Legislators plan to examine everything from lethal injection alternatives to better monitoring of prescription drugs in interim studies approved Friday.
House Speaker Jeff Hickman approved more than 80 studies to be conducted in the interim period before the Oklahoma Legislature begins its session next year.
Rep. Doug Cox, R-Grove, asked for the study on requiring doctors to check an online database before writing narcotic prescriptions. This is intended to cut down on fraudulent prescriptions for highly addictive drugs.
His bill to do just that failed to gather support last legislative session amid opposition from doctors who said it would be time-consuming and take away from time they can spend with patients.
Oklahoma’s Prescription Monitoring Program requires pharmacies to log every new controlled dangerous substance prescription within five minutes of filling it.
But doctors are not required to check the registry to make sure their patients aren’t obtaining prescriptions from other physicians, a practice known as doctor shopping. And many doctors don’t bother to voluntarily check the registry.
Last year, 788 Oklahomans died from overdoses, and 593 of those deaths involved at least one prescription drug, according to a preliminary tally by the state Bureau of Narcotics and Dangerous Drugs Control.
Another study that was approved will look into alternative methods of executions.
State Rep. Mike Christian, R-Oklahoma City, requested the study after the botched lethal injection of Oklahoma death row inmate Clayton Lockett on April 29. Lockett died 43 minutes after the execution began after trouble developed with how the drug was being administered in a vein in his groin.
Christian said a firing squad could be a good second option to lethal injections if needed. The study also will look into whether inmates should be allowed to select a firing squad.
Another study that was approved would examine whether people arrested for serious crimes should be required to submit DNA samples for a law enforcement database before conviction. They now must submit such samples only after conviction.
Rep. Lee Denney, R-Cushing, is backing that study. She has failed to gain legislative support in the past for the enhanced requirement.
Rep. Richard Morrissette, D-Oklahoma City, won approval for a study on the eastern red cedar, an invasive tree that heavily consumes water and poses a fire danger.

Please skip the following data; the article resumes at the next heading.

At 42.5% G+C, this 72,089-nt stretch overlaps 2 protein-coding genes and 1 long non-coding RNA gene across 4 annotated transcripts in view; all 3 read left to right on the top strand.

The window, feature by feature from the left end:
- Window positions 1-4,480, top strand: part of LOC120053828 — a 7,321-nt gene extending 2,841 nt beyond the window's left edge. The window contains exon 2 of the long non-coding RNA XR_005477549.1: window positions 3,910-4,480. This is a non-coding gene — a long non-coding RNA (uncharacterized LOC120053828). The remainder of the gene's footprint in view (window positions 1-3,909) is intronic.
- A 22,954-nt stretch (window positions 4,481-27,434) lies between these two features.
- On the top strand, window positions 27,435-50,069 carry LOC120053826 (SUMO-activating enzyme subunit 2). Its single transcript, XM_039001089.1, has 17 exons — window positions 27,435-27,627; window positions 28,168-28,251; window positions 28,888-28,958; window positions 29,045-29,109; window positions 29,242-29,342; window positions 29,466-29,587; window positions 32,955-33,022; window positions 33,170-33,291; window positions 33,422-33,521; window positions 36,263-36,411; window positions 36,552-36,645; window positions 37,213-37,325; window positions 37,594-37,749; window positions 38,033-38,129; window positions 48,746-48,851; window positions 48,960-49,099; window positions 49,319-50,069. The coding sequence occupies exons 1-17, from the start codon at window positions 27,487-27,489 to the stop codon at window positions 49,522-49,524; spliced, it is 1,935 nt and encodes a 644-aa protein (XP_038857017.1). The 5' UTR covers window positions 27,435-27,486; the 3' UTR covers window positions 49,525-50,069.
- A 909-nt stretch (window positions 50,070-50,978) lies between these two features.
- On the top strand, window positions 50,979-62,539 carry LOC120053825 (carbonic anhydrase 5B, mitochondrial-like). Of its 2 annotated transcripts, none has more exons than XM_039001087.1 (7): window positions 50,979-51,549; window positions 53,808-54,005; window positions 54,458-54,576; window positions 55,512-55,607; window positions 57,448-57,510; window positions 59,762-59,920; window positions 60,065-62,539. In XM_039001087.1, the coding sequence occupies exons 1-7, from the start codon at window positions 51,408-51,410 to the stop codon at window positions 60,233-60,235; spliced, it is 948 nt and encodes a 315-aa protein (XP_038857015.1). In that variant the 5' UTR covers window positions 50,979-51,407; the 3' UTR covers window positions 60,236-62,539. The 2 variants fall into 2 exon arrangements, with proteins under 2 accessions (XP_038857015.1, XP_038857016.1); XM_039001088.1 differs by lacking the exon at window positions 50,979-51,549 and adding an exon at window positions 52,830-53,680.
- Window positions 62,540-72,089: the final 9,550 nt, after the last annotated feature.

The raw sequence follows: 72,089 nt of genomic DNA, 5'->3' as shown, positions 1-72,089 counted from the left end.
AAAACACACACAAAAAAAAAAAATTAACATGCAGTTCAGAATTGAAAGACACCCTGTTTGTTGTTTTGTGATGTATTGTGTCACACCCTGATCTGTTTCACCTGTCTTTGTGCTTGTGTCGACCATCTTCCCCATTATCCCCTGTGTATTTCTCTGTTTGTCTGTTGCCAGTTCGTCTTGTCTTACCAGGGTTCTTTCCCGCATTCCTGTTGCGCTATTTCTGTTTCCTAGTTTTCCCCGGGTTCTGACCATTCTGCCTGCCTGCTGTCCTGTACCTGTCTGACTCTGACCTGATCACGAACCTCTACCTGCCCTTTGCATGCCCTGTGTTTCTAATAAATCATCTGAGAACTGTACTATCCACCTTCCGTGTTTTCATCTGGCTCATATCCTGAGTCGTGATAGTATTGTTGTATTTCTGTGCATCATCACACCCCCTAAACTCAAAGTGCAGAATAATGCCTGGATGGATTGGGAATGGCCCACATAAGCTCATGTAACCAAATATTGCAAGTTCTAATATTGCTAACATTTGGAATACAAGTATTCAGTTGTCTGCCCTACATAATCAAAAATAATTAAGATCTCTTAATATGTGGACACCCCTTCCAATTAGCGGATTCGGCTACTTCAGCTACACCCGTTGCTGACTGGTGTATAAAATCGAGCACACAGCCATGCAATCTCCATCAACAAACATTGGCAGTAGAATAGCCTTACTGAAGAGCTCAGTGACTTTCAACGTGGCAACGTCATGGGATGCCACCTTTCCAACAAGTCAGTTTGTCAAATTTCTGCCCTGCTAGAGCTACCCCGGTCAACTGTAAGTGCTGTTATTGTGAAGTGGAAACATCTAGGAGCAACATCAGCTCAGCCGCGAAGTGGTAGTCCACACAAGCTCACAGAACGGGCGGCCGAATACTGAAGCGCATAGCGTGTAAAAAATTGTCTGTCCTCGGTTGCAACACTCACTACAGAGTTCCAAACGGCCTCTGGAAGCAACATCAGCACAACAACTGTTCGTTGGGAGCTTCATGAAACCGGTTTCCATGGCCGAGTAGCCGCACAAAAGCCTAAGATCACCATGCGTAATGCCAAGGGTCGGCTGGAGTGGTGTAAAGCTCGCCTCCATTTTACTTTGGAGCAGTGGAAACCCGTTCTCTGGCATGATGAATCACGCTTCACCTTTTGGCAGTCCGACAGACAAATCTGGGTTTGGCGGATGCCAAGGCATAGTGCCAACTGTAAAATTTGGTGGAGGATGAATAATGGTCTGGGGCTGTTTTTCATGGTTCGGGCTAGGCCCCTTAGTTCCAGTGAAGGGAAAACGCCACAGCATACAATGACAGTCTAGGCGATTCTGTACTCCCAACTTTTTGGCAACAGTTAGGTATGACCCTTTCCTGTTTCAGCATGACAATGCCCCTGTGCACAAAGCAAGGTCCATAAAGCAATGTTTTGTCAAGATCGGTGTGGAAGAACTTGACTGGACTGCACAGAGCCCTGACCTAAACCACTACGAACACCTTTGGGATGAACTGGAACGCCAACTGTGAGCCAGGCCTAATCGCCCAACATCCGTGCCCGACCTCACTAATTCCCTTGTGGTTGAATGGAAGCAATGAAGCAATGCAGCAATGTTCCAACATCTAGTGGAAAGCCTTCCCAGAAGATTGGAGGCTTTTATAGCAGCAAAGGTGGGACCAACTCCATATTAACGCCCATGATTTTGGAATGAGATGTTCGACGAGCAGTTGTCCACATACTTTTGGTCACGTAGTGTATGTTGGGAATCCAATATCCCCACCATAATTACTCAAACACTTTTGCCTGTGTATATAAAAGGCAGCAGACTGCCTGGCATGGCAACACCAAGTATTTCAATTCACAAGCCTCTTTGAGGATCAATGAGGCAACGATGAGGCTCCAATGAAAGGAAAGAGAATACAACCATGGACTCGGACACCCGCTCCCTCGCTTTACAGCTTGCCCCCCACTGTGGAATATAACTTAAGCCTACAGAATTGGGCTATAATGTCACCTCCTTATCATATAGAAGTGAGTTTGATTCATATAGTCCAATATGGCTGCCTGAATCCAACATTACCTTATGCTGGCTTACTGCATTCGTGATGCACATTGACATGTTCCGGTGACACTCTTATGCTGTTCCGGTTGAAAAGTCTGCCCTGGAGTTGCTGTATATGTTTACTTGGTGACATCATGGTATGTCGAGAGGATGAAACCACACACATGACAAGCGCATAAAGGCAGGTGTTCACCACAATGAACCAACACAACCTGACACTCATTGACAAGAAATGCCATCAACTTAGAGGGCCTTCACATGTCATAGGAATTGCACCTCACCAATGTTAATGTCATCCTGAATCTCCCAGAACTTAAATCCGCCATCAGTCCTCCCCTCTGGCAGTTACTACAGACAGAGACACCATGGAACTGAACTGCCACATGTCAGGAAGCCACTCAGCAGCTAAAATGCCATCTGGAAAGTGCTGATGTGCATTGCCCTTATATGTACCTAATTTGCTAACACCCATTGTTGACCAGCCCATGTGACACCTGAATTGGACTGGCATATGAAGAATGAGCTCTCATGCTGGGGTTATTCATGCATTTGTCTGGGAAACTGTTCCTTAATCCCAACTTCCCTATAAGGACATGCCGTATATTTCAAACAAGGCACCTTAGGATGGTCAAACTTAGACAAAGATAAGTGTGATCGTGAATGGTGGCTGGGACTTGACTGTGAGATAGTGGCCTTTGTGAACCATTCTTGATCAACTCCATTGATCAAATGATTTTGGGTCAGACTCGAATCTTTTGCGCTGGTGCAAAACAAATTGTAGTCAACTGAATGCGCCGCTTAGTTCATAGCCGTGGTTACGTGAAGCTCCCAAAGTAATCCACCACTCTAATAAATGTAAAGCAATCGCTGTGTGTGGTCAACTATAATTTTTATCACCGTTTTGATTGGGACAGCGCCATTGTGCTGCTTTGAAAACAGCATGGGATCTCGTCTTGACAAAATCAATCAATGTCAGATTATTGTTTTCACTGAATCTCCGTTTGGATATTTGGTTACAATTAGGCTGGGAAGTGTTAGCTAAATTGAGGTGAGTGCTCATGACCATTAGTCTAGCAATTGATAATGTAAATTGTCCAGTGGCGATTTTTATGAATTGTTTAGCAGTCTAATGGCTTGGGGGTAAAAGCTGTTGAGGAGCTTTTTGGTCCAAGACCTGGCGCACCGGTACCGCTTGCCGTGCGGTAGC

“Oklahoma’s water is disappearing into the oily leaves of eastern red cedar at a rate, depending upon weather conditions, of 40-80 gallons per day, per tree, and there are now tens of millions of cedar, with greatest canopy density in Dewey County,” he said in his request for the study.
“Western Oklahoma is suffering with extreme drought and weather influenced by surface conditions exacerbated by cedar infestation. Urban and rural wildfire remains a steady source of property loss, and in 2014 a loss of human life, to cedar fueled fire.
“Both livestock grazing land and wildlife habitat have taken a major hit from uninterrupted expansion of cedar with contiguous quail habitat all but lost and the prairie chicken now on the endangered list.”
Rep. Kay Floyd, D-Oklahoma City, wanted a study about laws that are passed by the Legislature and later found to be unconstitutional.
“For more than a decade, many measures passed into law by the Oklahoma House of Representatives have been contested in court, only to fail the constitutionality challenge,” she wrote in her request for a study.
“Is there a place in the budget of taxpayers for these bills? Do taxpayers fully understand the scope of impact upon limited state resources to pursue these issues in court? This interim study will provide a comprehensive review of the cost-versus-benefit, to date, for processing unconstitutional measures, ultimately overturned by the Oklahoma courts.”
Hickman turned down her request for the study.